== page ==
Jesusa López, Shalim Sanchez
How much time do you spend on test prep?
A CTA online survey confirms what most teachers already know: Teachers spend a huge amount of time of time on test preparation. Of those who answered the survey, nearly 70 percent said they spend at least one-fifth of their time preparing students for testing — and many said they spend much more.
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Nearly 200 teachers took the survey on how much time they spend on test prep for the STAR test, which includes the California Standards Tests (CSTs), as well as the California High School Exit Exam. Of the 188 respondents, 53 percent taught elementary school, 26 percent taught middle school, and nearly 20 percent taught high school. Ninety-one percent taught general education students.
Sixty-eight percent of survey respondents reported spending at least 20 to 30 percent of their time on test prep, which includes drills, practice tests and going over test-taking strategies on standardized tests. However, most of those surveyed said they spend more time on test prep. In a survey breakdown:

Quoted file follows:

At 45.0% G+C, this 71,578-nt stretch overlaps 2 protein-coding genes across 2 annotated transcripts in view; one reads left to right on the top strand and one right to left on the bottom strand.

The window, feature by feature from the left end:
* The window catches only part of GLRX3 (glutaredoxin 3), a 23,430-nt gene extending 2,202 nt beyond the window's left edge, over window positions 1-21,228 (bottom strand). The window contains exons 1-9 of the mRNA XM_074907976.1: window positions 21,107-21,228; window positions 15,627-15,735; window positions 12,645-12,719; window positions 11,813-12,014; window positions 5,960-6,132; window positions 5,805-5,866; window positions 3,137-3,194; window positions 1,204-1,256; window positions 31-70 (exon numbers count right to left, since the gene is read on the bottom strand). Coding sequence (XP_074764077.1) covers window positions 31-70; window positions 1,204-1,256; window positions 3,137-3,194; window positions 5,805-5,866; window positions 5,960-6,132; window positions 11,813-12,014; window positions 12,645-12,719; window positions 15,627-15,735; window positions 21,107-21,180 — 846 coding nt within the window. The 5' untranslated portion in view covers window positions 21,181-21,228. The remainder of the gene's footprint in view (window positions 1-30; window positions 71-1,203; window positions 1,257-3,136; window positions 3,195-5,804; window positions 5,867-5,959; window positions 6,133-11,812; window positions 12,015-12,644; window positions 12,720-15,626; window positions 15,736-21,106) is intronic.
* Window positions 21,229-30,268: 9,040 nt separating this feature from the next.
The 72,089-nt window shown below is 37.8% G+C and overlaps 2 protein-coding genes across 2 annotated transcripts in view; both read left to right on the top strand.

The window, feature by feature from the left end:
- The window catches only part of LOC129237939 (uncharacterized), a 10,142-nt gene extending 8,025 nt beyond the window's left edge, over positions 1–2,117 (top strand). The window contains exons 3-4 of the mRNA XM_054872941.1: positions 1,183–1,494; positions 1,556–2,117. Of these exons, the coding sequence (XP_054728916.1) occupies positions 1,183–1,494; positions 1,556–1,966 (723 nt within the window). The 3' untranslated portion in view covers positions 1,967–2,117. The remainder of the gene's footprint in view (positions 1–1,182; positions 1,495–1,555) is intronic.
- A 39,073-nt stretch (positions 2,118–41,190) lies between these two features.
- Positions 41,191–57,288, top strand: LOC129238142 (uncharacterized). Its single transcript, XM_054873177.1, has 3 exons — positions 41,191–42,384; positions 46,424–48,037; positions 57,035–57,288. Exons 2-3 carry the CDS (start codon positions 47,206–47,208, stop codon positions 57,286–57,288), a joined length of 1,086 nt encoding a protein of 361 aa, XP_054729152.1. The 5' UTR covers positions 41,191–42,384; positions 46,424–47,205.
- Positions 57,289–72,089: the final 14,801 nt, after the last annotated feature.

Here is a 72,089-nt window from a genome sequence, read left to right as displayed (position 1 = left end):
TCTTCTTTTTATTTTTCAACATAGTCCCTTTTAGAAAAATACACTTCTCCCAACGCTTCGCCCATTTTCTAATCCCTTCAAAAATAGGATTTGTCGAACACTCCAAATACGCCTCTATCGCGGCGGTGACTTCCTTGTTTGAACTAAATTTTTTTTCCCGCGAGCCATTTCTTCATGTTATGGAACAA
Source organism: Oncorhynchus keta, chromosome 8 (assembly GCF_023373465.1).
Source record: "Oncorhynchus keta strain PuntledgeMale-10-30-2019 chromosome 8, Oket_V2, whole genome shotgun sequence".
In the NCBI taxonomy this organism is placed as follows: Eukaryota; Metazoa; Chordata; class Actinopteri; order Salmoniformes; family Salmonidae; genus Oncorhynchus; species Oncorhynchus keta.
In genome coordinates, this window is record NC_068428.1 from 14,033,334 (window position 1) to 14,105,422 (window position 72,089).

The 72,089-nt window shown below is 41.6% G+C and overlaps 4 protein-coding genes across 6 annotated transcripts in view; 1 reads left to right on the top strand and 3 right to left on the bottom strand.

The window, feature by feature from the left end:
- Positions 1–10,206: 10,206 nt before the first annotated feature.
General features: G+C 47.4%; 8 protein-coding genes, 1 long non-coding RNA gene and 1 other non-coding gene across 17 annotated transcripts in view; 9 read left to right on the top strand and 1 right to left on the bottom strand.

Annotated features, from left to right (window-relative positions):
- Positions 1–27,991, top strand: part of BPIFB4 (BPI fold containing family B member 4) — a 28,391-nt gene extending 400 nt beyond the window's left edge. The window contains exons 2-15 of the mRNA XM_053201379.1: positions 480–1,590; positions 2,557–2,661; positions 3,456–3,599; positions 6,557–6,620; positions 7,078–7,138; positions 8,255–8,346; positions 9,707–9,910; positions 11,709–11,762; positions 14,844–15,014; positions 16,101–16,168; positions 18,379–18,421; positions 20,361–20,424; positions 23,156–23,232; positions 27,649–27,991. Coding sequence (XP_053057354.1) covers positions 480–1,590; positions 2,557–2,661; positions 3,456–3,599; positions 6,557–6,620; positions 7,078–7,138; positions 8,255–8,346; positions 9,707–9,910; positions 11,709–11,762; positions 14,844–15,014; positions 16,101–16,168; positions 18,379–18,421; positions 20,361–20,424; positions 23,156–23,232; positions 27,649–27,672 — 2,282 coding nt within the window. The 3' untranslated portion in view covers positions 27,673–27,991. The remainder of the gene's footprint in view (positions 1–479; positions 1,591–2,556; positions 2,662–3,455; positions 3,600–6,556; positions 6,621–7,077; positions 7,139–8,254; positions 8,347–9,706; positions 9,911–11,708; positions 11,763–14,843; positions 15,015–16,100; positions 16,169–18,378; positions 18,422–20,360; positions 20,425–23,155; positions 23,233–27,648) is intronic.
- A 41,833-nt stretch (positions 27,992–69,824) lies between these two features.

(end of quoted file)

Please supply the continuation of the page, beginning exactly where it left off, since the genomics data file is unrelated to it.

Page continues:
- 22 percent reported spending 20 to 30 percent of their time on test prep.
- 12 percent spend 30 to 40 percent of their time on test prep.
- 9 percent spend 40 to 50 percent of their time on test prep.
- 6 percent spend 50 to 60 percent of their time on test prep.
- 19 percent reported spending more than 60 percent of their time on test prep.
Forty percent of respondents said they spend 20 percent or more of their time just on teaching test-taking strategies, which include how to “guess” the right answer, eliminate wrong answers or recognize what type of response a test question should elicit, such as positive or negative. Teachers said this helps students learn how to guess the right answers if they don’t know the actual answers.